Yahoo Web Search

  1. Elisabeth of Poland (1152-1209) - Find A Grave Memorial

    www.findagrave.com/.../97136762/elisabeth-of_poland

    Elisabeth of Greater Poland was a Polish princess of the House of Piast and, by her two marriages, Duchess of Bohemia and Margravine of Lusatia. She was a daughter of Mieszko III the Old, Duke of Greater Poland and from 1173 High Duke of Poland, by his first wife, Elisabeth, daughter of King Béla II of Hungary.

  2. Elisabeth of Habsburg (1437-1505) - Find A Grave Memorial

    www.findagrave.com/.../elisabeth-of_habsburg

    Royalty. She was the wife of King Casimir IV of Poland and thus Queen of Poland and Grand Duchess of Lithuania. Orphaned at an early age, she spent her childhood in the court of Holy Roman Emperor Frederick III of the House of Habsburg, her second cousin once removed.

  3. Elisabeth Richeza of Poland - enacademic.com

    enacademic.com/dic.nsf/enwiki/1225603

    Elisabeth Richeza of Poland (_cs. Eliška Rejčka; _pl. Ryksa Elżbieta) (1 September 1286 – 18 October 1335) was a daughter and the only surviving child of Przemysl II of Poland (originally prince of Greater Poland and Poznan) and his second wife Richeza of Sweden, herself a daughter of Valdemar I of Sweden and Sofia of Denmark.

  4. Elizabeth Poland - Historical records and family trees ...

    www.myheritage.com/names/elizabeth_poland

    Elizabeth Richeza of Polandwas born on September 1 1288, in Poznań, to Przemysłand Richeza of Sweden, Duchess of Poland. Elizabethmarried Rudolf I of Bohemia. They had one daughter: Agnes of Bohemia Duchess of Jawor. Elizabethmarried Wenceslaus II of Bohemia.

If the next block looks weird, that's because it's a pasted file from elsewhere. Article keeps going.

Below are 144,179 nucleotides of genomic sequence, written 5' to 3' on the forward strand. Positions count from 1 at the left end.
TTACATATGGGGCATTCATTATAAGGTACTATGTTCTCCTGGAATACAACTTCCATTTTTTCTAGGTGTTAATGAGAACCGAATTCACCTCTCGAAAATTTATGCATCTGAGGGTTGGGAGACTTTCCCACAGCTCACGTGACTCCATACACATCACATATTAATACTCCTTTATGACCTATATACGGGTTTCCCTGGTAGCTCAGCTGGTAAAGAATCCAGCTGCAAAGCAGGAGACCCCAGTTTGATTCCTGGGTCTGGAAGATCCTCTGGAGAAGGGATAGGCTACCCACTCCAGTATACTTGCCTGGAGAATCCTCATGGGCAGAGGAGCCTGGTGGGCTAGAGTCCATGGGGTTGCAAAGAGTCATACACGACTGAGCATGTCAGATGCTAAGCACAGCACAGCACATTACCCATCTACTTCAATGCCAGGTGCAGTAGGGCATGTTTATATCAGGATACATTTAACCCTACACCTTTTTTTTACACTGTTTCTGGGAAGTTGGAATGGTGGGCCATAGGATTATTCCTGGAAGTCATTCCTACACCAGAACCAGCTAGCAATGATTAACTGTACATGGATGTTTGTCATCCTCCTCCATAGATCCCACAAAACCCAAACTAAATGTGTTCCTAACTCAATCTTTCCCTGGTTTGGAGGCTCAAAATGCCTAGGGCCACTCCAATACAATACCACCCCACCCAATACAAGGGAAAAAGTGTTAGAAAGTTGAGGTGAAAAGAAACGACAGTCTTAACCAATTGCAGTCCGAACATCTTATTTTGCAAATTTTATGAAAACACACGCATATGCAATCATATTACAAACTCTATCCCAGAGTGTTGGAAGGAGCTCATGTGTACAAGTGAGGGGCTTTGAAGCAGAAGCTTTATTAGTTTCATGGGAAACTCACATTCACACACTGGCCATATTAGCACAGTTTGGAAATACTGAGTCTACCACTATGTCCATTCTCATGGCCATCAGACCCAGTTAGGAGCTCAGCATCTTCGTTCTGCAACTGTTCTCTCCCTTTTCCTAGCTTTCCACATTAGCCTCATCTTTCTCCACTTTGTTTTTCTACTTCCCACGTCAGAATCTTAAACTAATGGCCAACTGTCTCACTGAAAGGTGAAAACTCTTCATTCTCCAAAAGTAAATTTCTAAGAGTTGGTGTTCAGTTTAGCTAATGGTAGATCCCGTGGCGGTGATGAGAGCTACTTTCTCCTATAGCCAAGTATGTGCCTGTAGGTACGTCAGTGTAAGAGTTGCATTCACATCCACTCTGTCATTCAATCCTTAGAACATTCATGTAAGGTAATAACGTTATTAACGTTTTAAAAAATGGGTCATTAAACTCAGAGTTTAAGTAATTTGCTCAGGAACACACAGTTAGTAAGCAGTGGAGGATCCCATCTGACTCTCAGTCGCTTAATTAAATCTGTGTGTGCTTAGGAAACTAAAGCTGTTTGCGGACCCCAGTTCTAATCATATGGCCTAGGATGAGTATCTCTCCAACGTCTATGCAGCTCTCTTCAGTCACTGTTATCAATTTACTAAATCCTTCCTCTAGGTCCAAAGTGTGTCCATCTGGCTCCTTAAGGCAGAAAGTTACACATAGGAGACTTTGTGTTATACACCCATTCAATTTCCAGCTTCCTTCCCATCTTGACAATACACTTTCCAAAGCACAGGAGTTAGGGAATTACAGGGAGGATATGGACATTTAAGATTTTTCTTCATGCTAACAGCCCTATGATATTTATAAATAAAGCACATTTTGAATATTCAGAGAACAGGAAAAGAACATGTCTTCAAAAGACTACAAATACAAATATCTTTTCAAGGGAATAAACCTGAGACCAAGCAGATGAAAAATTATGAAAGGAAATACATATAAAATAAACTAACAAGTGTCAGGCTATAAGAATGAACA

5. Elizabeth OF HABSBURG (1436-1505) - Genealogy Online

    www.genealogieonline.nl/en/stamboom-riny-doyle...

    Vladislaus II of Bohemia and Hungary (1456-1516), who became elected to thrones earlier held by Elisabeth's parents (Wladyslaw, Vladislav, Ulaszlo) Hedwig (1457 1502). Duchess of Bavaria in Landshut, wife of Duke George. Saint Casimir (Kazimierz) (1458-84) John I Albert of Poland (Jan Olbracht, Jan Wojciech) (1459-1501)

    • Female
  6. Ancestors of Alexandra Catlin Vaut - Person Page

    www.acvancestors.com/g1/p1945.htm

    Elisabeth of Greater Poland was a Polish princess of the House of Piast and, by her two marriages, Duchess of Bohemia and Margravine of Lusatia. She was a daughter of Mieszko III the Old, Duke of Greater Poland and from 1173 High Duke of Poland, by his first wife, Elisabeth, daughter of King Béla II of Hungary.

  7. Szlaki Kulturowe: The Convent of the Ursuline Sisters and ...

    szlakikulturowe.dolnyslask.pl/en/about-routes/the-trail...

    There are also tombstones commemorating his ancestors: Anne of Bohemia, Henry III the White, Henry VI the Fat, the Duchess Hedwig of Wrocław and Euphemia of Greater Poland, Elisabeth of Wrocław (the Duchess of Oleśnica), Elisabeth of Opole, Margaret of Toszek and an abbess of the von Kurzbach clan.

  8. Henryk V Brzuchaty V, książę (c.1248 - 1296) - Genealogy

    www.geni.com/people/Henry-V-Duke-of-Legnica/...

    Dec 03, 2017 · Around 1273, Henry married with Elisabeth (b. ca. 1263 - d. 28 September 1304), daughter of Boleslaw the Pious, Duke of Greater Poland. They had eight children: Hedwig (b. ca. 1277 - d. aft. 3 February 1347), married by 1289/95 to Prince Otto of Brandenburg-Salzwedel, second son of Margrave Otto V.

  9. Casimir III the Great of Poland (1310-1370) | Familypedia ...

    familypedia.wikia.org/wiki/Casimir_III_the_Great...
    • The Great King
    • Concession to The Nobility
    • Relationship with Polish Jews